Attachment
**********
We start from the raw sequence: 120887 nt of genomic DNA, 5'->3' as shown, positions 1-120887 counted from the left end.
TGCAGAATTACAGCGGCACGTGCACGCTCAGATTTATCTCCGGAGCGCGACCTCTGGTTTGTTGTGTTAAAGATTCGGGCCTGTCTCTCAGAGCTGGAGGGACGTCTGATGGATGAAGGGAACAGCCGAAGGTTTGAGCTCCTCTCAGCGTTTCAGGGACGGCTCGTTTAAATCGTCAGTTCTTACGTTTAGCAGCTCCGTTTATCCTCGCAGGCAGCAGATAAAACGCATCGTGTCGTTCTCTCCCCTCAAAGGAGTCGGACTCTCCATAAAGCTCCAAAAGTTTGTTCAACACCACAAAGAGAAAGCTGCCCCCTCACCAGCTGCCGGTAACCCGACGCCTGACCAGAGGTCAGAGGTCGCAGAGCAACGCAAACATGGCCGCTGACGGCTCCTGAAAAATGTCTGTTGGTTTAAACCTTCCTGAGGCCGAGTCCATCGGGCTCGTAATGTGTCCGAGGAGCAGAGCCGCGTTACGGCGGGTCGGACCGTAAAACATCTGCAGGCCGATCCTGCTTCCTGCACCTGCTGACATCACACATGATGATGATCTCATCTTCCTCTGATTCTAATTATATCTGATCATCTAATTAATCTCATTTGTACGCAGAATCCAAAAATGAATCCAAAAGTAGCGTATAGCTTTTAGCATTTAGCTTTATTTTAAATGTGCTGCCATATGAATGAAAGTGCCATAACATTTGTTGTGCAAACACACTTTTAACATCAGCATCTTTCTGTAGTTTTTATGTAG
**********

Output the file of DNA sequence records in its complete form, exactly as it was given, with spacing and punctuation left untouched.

We start from the raw sequence: 120887 nt of genomic DNA, 5'->3' as shown, positions 1-120887 counted from the left end.
TGCAGAATTACAGCGGCACGTGCACGCTCAGATTTATCTCCGGAGCGCGACCTCTGGTTTGTTGTGTTAAAGATTCGGGCCTGTCTCTCAGAGCTGGAGGGACGTCTGATGGATGAAGGGAACAGCCGAAGGTTTGAGCTCCTCTCAGCGTTTCAGGGACGGCTCGTTTAAATCGTCAGTTCTTACGTTTAGCAGCTCCGTTTATCCTCGCAGGCAGCAGATAAAACGCATCGTGTCGTTCTCTCCCCTCAAAGGAGTCGGACTCTCCATAAAGCTCCAAAAGTTTGTTCAACACCACAAAGAGAAAGCTGCCCCCTCACCAGCTGCCGGTAACCCGACGCCTGACCAGAGGTCAGAGGTCGCAGAGCAACGCAAACATGGCCGCTGACGGCTCCTGAAAAATGTCTGTTGGTTTAAACCTTCCTGAGGCCGAGTCCATCGGGCTCGTAATGTGTCCGAGGAGCAGAGCCGCGTTACGGCGGGTCGGACCGTAAAACATCTGCAGGCCGATCCTGCTTCCTGCACCTGCTGACATCACACATGATGATGATCTCATCTTCCTCTGATTCTAATTATATCTGATCATCTAATTAATCTCATTTGTACGCAGAATCCAAAAATGAATCCAAAAGTAGCGTATAGCTTTTAGCATTTAGCTTTATTTTAAATGTGCTGCCATATGAATGAAAGTGCCATAACATTTGTTGTGCAAACACACTTTTAACATCAGCATCTTTCTGTAGTTTTTATGTAG